What Luther meant was this – God reveals his moral law and expects us to abide by it. We are not saved by obeying the law, but obeying the law reveals that we are saved. Crucial to Luther’s understanding of salvation was not just the forensic act of God in declaring us righteous, but God then sending us the Holy Spirit to regenerate our very being. This means that those who are saved are changed creatures who not only recognise what sin is (as opposed to having been rebels with scales over their eyes who rejected the notion of sin in the first place) but also hear and respond to a Divinely originated call from beyond themselves (but placed deep within their being) to walk away from sinful practice, and to crucify the broken and fallen self. Luther argues that the evidence of salvation is a changed life – trying to reject sin and walk in holiness does not earn salvation, it demonstrates that salvation has been given, because those who consistently walk in sinful practices (and the rebellion of heart which rejects the sinfulness of those actions) are by their very nature unsaved.
So you see then why antinomianism is such a big and dangerous heresy. It crucially misses a number of key aspects of classical discipleship which are shared across the main Christian traditions.
It confuses justification and sanctification. Justification is the forensic act entirely of God’s free will whereby he regenerates through his mercy the rebellious sinner. Sanctification is the process by which that regenerated sinner responds in conjunction with the empowerment of the Holy Spirit to that salvation in offering day by day more and more of his fallen self to God and sees in return for that sacrifice a transformation of his desires and actions. As the writer to the Hebrews proclaims,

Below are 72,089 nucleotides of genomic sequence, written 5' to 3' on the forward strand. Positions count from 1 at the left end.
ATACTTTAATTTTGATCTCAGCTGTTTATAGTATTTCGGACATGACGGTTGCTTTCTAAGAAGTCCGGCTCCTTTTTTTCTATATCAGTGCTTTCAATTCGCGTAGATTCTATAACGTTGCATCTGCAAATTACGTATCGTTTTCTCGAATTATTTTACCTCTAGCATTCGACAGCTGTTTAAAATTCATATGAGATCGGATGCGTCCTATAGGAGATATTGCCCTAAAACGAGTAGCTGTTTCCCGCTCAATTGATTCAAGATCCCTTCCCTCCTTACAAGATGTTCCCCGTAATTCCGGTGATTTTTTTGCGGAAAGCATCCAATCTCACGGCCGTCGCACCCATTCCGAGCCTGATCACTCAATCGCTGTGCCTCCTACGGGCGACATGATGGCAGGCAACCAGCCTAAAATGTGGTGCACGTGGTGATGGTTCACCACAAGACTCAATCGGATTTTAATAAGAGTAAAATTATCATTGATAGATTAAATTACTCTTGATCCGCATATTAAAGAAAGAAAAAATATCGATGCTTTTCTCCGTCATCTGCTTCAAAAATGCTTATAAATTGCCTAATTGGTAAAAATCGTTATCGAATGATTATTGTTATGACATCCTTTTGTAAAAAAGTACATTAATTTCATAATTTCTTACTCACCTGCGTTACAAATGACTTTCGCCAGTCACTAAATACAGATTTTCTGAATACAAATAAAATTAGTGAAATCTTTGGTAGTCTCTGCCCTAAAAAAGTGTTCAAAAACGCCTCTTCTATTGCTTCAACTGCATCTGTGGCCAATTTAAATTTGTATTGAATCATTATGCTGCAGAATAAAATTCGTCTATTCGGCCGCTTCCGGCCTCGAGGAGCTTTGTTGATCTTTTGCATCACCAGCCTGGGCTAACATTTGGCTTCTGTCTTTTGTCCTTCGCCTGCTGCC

Day after day every priest stands and performs his religious duties; again and again he offers the same sacrifices,which can never take away sins. But when this priest had offered for all time one sacrifice for sins, he sat down at the right hand of God, and since that time he waits for his enemies to be made his footstool. For by one sacrifice he has made perfect forever those who are being made holy.
It minimises the struggle of countless Christians down the years to conform their lives to the will of God. Antinomianism ends up telling those who have fought day by day to surrender their broken sinful desires to the transforming work of the Spirit that they didn’t need to bother. Antinomianism ultimately ends up teaching Christians that they don’t need to seek to glorify God in their lives by crucifying the flesh because those actions have no eternal consequences. And whilst many antinomians might claim that they don’t tell people not to struggle against the desires of the flesh, in practice this is the logical consequence of their theology.